My response to her, which will come as no surprise to anyone who has been reading what I’ve been writing here for quite some time, was simply: “Steely Dan no longer exists.”

When Walter Becker died on September 3, 2017, the proverbial last nail in the coffin of the band was hammered in place: requiescat in pace.

Of course, as seems to be de rigueur for musicians who were once on top of the world and are now trying to desperately stay at least near the bottom, Donald Fagen is having none of that, so he sued Walter Becker’s estate, and the band, such as it is, continues on. If “Steely Dan” was Becker and Fagen, and there is no Becker, then how is that still the band? Certainly it can be labeled as the band—unless that lawsuit comes out against Fagen’s wishes—and let’s face it: nowadays truth and falsehood seem to be exchangeable.

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Boo Who

Many years ago, when I was perhaps 5 years old, my dad was driving my brother and me somewhere in downtown Detroit, which, in retrospect, I realize was somewhere near Woodward Avenue and Campus Martius, where there is planned slowing due to a circular pattern to streets in that area (an interesting fun fact about the street layout in downtown Detroit, it was designed by Augustus B. Woodward, who used Pierre Charles L’Enfant’s model for Washington DC, meaning that this is not a grid pattern, as is the case in cities like New York and Chicago).

I looked out the window of the Pontiac Catalina and saw something that I will not forget: There was a black horse pulling a black wagon being driven by a man dressed all in black, including a black stovepipe hat. The wagon was carrying a black. . .casket.

This, I was to learn, was a stunt for a movie that was being shown at the Fox Theatre, The Premature Burial, which was based on a story by Edgar Allen Poe.

Appropriate. Memorable. And the sort of thing that isn’t executed much or as well today.

Which brings us back to The Who. Or, as previously indicated, the brand known as “The Who.”

In support of the Moving On! Tour there are three buses—the sorts of things that are the jump-on, jump-off tourist variety—that are painted with a scheme that resembles the bus on the cover of the 1968 album Magic Bus—The Who On Tour that are rolling in Chicago, New York and LA for the next couple weeks.

Continue reading Boo Who

Who Do They Think They Are?

Although I have been MIA from this page for some time now, something that needs to be addressed has come to my attention, something far worse than I had originally thought as I looked into things a bit more.

As you are probably aware, “The Who” are going back on tour. It is called “Moving On!” Odds are that they’re moving on to still another tour.

As you are probably also aware, I put “The Who” in quotes because while half a band may be better than none, as I’ve argued many times, when you have half a loaf you have, well, half a loaf, not the whole thing. Daltrey and Townshend are certainly much of the substance of the mix, but let’s not kid ourselves: that label is about marketing. That is, while there are probably people who have picked up The Who T-shirts at their local Target and who are wearing them proudly, were you to ask them who Daltrey and Townshend are, they might answer, “Uh, law firm . . .?”

No, I am not going to go down that well-rutted road again.

But I am going to express my dismay at what it has come to for those veteran performers.

Upon receiving an email from Ticketmaster announcing the opportunity to getting tickets for “The Who” sooner rather than later, I looked into the “VIP Packages.” Go big or don’t go, right?

There are three packages.

And at this point, I must warn you: If you are a fan of The Who you might want to stop reading right now because otherwise you may be so disturbed that you will bin, erase or otherwise dispose of your collection.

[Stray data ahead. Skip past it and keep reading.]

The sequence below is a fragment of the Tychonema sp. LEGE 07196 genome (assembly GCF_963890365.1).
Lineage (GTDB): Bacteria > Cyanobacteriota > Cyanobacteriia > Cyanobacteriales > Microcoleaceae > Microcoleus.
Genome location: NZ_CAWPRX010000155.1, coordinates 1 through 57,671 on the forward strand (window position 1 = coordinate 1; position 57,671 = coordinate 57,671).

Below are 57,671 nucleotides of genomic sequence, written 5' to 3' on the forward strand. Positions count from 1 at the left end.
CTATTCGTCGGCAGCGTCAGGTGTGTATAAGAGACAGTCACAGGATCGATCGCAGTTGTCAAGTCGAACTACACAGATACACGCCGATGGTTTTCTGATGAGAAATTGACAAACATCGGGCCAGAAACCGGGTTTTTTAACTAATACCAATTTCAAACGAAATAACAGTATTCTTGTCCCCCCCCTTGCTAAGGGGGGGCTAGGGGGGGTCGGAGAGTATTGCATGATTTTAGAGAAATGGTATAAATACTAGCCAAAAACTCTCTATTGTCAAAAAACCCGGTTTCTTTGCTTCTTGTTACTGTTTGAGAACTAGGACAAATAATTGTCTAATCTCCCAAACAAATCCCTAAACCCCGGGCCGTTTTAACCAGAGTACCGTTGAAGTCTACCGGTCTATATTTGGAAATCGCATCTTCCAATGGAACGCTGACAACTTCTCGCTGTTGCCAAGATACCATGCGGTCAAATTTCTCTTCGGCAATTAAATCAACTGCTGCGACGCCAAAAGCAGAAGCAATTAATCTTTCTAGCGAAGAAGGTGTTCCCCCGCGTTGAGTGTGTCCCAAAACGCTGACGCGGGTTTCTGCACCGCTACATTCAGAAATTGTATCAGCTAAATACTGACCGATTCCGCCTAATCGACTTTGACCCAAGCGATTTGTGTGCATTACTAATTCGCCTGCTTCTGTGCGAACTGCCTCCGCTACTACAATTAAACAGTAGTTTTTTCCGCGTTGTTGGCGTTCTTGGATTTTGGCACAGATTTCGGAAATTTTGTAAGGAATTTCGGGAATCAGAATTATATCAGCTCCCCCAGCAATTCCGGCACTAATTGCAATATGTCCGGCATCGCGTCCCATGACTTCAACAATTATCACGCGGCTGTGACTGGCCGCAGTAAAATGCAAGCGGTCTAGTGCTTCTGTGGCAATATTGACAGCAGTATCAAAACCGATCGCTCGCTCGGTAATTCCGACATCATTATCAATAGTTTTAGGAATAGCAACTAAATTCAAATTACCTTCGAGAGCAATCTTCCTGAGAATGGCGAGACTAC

The packages are, from top to bottom: “Baba O’ Riley Ultimate Soundcheck,” “My Generation Soundcheck” and “Who Are You Premium Seat.”

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Who’s Left?

When I saw that the Who had recently performed a couple of classics on the Tonight Show with Jimmy Fallon I immediately forwarded the link to Stephen Macaulay. Mac has a long history with the Who, dating back to seeing them at Cobo Hall in Detroit when he and the band were all scruffy young guys. He’s been quite vocal over the years on his disappointment over what they have become. -ed.

Video: The Who: “I Can See for Miles” (live on the Tonight Show)


Imagine listening to “I Can See for Miles” with your eyes closed. Wouldn’t you imagine that this was a good cover band, but something sounds slightly off on the lead vocals, as though the singer was trying too hard or having too difficult a time?

And then you open your eyes and watch.

It’s him.

But what the hell is Daltrey doing with that acoustic guitar? Does he really think that Pete and Simon can’t handle it? Or is it that he doesn’t quite have the confident moves anymore and so the guitar becomes a prop that keeps him from having to make those moves. Plus, with Pete teasing and doing the windmills is physically distracting.

(There is no crutch for the vocal cords, however, at least not, apparently, in this venue.)

Continue reading Who’s Left?

“Black Hills that I ain’t never seen”

As long-time readers of this site may recall, there was once a tagline used to describe the ethos of Glorious Noise: “Rock and roll can change your life.”

And now I must report with some sadness that it can change lives in a way that I’d prefer not to imagine.

A few weeks ago I wrote about Ray Davies becoming knighted by the Queen.

And a couple weeks before that I wrote about how Roger Daltrey was working with Rolls-Royce to create a bespoke version of the Wraith motorcar.

Now the two subjects have come together.

The Who version of the Rolls Wraith has come out. It features the artwork of Mike McInnery: the album cover of Tommy is painted on the hood and the birds that are also part of the cover art flit about on the fenders and C-pillars.

But that is but one of nine “Inspired by British Music” cars that has been developed.

Continue reading “Black Hills that I ain’t never seen”